Wednesday, September 9, 2015

We Schlep for Schnitzel

Today is National Wiener Schnitzel Day.

No not that Weinerschnitzel...

THIS wiener schnitzel...

Things I did not know about wiener schnitzel (aside from the obvious lack of chili):  first, schnitzel is a boneless piece of meat that's breaded and pan fried in oil and lard until crispy. There are a variety of schnitzels, but Wiener Schnitzel specifically is Viennese-prepared schnitzel and is made using veal.   Wiener schnitzel is the national food of Austria.  In various parts of Austria and Germany, the main course is usually served with a light cucumber or potato salad.  Apparently America's own version of Chicken Fried Steak is simply a schnitzel knock-off.  With gravy. And Bacon. 

I was planning on making this particular dish myself tonight; however, since the weather had other ideas, and my kitchen has no air conditioning, we decided to let someone else prepare dinner for us.  It was another perfect opportunity to try someplace I had never been before.

Yes, my friends, in Torrance there is an entire restaurant/store front dedicated to European-fare.  They also hold one of the largest (if not the largest) Oktoberfest celebrations in the entire LA-area. 

(Tucsonans...think Gem and Mineral Show sized tents - now fill them with people eating brats and drinking beer.  You get the idea.)

Anyway, although Alpine Village offered up a reasonable schnitzel, I still can't help but think I could have done better myself.   It seems a relatively easy meal to make - you've probably already made it at least once or twice under a different name in your own kitchen.  But here's a variation on a recipe I found from my trusted food website, The Guardian.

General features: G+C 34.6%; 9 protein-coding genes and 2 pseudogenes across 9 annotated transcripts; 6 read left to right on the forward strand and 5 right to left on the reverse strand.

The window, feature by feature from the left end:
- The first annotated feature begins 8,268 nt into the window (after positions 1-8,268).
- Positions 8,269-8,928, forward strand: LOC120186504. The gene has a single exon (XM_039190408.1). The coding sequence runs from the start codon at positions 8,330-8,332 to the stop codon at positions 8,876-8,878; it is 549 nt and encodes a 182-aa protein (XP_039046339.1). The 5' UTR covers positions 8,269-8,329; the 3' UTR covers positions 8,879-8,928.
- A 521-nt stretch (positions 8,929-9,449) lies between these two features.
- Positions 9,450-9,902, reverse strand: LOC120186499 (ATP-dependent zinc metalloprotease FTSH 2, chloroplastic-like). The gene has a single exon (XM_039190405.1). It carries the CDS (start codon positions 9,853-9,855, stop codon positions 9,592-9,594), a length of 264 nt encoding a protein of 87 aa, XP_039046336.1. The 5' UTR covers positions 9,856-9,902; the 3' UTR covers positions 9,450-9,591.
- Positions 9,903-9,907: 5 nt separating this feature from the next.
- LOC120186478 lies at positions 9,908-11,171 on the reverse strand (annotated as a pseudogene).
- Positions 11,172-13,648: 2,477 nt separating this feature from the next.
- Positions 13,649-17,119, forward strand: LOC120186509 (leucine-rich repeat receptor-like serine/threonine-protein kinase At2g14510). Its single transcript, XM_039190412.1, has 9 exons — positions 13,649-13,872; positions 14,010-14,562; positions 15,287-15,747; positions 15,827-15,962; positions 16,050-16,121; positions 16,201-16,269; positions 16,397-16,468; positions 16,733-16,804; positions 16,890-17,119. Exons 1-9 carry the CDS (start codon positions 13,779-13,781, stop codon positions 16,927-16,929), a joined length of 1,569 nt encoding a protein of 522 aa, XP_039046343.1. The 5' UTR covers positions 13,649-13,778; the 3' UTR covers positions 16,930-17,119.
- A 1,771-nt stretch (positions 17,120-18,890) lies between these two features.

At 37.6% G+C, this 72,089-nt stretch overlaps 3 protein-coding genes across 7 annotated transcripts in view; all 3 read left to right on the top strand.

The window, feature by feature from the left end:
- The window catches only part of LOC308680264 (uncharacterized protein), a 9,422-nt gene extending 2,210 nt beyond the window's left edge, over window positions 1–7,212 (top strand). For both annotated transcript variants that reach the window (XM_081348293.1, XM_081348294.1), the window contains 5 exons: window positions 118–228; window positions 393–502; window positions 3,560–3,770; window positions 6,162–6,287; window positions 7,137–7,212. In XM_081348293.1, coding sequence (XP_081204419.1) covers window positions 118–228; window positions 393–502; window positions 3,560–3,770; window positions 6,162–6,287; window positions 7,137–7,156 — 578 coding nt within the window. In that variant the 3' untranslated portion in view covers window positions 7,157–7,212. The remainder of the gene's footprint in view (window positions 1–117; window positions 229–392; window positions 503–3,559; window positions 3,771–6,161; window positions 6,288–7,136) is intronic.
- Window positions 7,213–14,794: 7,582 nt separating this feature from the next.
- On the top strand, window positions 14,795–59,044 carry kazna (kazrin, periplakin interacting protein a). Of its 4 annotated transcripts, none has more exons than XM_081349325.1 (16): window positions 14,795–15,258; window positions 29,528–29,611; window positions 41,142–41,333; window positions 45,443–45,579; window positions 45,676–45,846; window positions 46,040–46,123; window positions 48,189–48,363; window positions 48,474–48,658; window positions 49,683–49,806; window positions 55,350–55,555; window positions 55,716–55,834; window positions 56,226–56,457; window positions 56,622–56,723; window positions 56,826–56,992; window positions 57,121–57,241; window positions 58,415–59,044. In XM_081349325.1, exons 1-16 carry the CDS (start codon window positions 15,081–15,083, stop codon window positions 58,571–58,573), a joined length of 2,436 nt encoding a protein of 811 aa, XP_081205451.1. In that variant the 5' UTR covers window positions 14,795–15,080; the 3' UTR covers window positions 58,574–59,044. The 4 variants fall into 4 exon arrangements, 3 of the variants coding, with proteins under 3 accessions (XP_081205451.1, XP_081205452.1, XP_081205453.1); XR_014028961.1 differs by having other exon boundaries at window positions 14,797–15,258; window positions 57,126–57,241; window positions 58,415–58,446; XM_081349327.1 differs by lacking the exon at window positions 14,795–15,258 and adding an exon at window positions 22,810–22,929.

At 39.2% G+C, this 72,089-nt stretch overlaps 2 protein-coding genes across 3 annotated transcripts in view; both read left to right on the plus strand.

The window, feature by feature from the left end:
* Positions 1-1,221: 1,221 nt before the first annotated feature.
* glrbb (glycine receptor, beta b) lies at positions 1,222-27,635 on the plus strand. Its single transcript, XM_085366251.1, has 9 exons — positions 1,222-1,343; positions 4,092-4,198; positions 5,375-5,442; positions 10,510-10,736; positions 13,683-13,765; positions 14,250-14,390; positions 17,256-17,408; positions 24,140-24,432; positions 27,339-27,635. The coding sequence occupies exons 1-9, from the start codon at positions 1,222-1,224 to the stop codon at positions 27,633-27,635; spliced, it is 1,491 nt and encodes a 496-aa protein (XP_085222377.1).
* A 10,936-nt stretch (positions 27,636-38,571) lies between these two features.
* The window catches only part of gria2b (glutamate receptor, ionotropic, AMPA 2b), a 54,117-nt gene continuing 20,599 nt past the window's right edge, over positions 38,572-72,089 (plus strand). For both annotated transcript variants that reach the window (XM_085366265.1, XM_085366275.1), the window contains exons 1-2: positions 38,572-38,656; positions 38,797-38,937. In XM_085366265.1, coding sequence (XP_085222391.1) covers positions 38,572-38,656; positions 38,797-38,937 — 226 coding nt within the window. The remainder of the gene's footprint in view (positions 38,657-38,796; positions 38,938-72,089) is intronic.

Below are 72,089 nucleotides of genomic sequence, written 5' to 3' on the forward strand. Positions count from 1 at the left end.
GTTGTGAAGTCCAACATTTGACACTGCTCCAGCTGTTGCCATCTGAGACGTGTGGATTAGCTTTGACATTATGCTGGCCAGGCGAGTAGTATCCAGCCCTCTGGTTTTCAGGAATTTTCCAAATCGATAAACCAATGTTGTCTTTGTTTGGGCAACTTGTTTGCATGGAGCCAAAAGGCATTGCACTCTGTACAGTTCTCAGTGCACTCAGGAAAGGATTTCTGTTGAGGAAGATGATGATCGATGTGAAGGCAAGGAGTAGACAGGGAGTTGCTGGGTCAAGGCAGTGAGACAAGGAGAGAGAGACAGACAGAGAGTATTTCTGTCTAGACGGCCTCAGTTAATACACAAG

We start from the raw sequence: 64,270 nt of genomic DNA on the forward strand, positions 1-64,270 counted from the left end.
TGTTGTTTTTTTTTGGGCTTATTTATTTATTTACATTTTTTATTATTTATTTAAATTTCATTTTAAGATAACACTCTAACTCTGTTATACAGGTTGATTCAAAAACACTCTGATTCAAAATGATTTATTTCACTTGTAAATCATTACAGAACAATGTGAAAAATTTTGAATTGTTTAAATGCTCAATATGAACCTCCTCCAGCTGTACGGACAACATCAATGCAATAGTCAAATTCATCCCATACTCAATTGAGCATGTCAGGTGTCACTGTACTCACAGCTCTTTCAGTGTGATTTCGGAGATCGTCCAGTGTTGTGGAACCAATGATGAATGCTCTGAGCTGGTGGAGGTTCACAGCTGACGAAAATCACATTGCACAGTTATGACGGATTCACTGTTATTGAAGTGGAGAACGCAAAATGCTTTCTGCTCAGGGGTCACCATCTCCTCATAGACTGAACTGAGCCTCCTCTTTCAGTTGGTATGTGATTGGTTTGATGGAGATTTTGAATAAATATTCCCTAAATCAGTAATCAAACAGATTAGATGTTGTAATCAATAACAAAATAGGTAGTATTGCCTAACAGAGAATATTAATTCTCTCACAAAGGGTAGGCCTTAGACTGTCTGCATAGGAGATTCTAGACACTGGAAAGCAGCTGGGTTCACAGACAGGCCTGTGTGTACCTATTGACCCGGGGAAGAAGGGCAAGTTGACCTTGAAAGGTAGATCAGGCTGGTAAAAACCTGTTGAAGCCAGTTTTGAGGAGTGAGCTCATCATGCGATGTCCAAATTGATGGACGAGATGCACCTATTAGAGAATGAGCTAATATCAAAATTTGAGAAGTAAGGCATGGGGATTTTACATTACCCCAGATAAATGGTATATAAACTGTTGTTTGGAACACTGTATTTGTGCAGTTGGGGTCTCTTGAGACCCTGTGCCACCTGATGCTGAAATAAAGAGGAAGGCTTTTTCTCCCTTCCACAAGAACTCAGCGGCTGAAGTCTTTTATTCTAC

Here is their recipe:
  • 2 escalopes of  veal (or pork) - beaten out thinly
  • Salt and Pepper, to season
  • 2 eggs
  • 2 tbsp double cream
  • Flour, to coat
  • 1/2 c dried breadcrumbs
  • Vegetable oil
  • 1 tbsp. butter
  • 1 lemon - cut into wedges
Heat the oil in a pan - hot, but just shy of smoking (a breadcrumb should sizzle).  Melt the butter in the oil.

Whip the eggs and cream together in a bowl, have two separate bowls set aside for flour and breadcrumbs (respectively)

Dredge the veal fillets through the flour, egg mixture, then bread crumbs
                *do not press the bread crumbs into the meat - the crust shouldn't adhere completely so it can form a loose shell around the meat

Place filets in oil.  As the bottom browns, swirl the pan so the fat splashes over the sides of the breading.  The breading will take on less oil this way, then if the meat is sticking to the pan.  This will also help with the shell.  Turn over and repeat.  Serve with lemon for seasoning.

Guten Appetit!